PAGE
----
So, if you’re not maintaining an online portfolio or a website that showcases you in all your [marketing] glory, hop to it. I can tell you firsthand that every new potential marketing hire that crosses my desk gets promptly Googled. What am I looking for? An active, up-to-date online presence that demonstrates their knowledge. That could mean they’re blogging for their current company, their own online portfolio, frequent activity on sites like LinkedIn and Quora, even a healthy Twitter following. All of these are indications that they “get it.”
Where To Go For Marketing Job Posts
- American Marketing Association (AMA)
- Talent Zoo
- Marketing Jobs
- Marketing Hire
- Venture Beat
Perfect for: Marketing jobs
The AMA is a well-known and respected marketing association that publishes content and hosts networking and teaching events that keep members up to date on what’s going on in the world of marketing. The positions range across many marketing specialties and different industries. Those looking to recruit candidates can also post jobs at a discounted rate if they’re an AMA member.
Another added benefit of the AMA jobs board? It also offers educational resources like resume writing tips, information about reference checking, and how to use social networking in your job or recruitment search.
2. Talent Zoo
Perfect for: Marketing & advertising jobs
Doesn’t this job site sound like a recruiter’s dream? Talent Zoo does indeed have a zoo of talent — and job listings in need of that talent — specifically for marketers, advertisers, designers, and even web developers. In addition to a place to upload a resume for repeat use, the site has a slew of articles offering career advice to help employers and applicants put their best foot forward when reaching out (and, ultimately, working together).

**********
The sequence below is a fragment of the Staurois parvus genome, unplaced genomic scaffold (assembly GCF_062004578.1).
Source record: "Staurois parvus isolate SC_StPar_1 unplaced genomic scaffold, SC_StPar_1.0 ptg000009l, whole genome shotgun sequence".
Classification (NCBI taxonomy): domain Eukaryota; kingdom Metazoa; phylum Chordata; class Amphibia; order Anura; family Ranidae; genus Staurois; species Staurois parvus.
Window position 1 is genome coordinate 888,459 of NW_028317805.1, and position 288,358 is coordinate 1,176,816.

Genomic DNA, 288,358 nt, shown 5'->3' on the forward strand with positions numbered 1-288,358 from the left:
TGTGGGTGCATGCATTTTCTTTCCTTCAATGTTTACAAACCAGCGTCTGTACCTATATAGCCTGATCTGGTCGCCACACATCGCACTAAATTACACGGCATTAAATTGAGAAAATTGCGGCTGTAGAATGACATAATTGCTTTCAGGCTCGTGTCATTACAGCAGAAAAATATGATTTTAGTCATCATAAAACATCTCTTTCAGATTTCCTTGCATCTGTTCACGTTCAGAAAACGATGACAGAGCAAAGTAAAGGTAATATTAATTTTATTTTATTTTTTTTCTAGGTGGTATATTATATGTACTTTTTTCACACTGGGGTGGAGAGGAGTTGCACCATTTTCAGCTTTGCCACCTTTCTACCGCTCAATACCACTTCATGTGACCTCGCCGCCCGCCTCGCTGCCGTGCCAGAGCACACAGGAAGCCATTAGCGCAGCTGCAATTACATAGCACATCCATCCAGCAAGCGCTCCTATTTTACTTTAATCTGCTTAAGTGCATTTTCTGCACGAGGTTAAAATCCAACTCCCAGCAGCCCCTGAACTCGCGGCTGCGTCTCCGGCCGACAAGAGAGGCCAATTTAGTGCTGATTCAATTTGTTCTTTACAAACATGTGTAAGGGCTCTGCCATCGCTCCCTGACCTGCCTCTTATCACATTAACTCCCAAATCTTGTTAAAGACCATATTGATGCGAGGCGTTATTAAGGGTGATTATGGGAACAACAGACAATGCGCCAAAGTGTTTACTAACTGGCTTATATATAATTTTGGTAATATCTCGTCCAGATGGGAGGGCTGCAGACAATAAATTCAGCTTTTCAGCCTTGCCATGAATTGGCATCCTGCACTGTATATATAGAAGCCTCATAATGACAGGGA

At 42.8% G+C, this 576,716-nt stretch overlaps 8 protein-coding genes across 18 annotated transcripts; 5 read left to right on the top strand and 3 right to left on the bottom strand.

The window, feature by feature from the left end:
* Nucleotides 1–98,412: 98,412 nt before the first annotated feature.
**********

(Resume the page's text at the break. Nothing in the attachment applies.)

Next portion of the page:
Talent Zoo also takes a playful approach to its user experience — you need not look further than its search button, “Bring It, Daddy-O!”
Perfect for: Marketing jobs & freelance candidates
Mediabistro has been around for a long while, and although it’s changed a lot as the internet has grown, it has remained committed to an audience of marketers, content creators, and media professionals since day one. The site organizes its job listings across five navigation buttons to give you a sense of what opportunities to expect:
- Writing Jobs
- Editor Jobs
- Marketing Jobs
- Creative Jobs
- All Jobs
Not shy about its commitment to contract workers, Mediabistro also reserves a section of its website for freelance — accessible from the top navigation bar. There, you’ll see a database of freelancers across each of the industries listed above where you can find a professional that’s perfect for the work you need done. Are you a freelancer, yourself? Become a Mediabistro member and create a profile.
Perfect for: Internal marketing jobs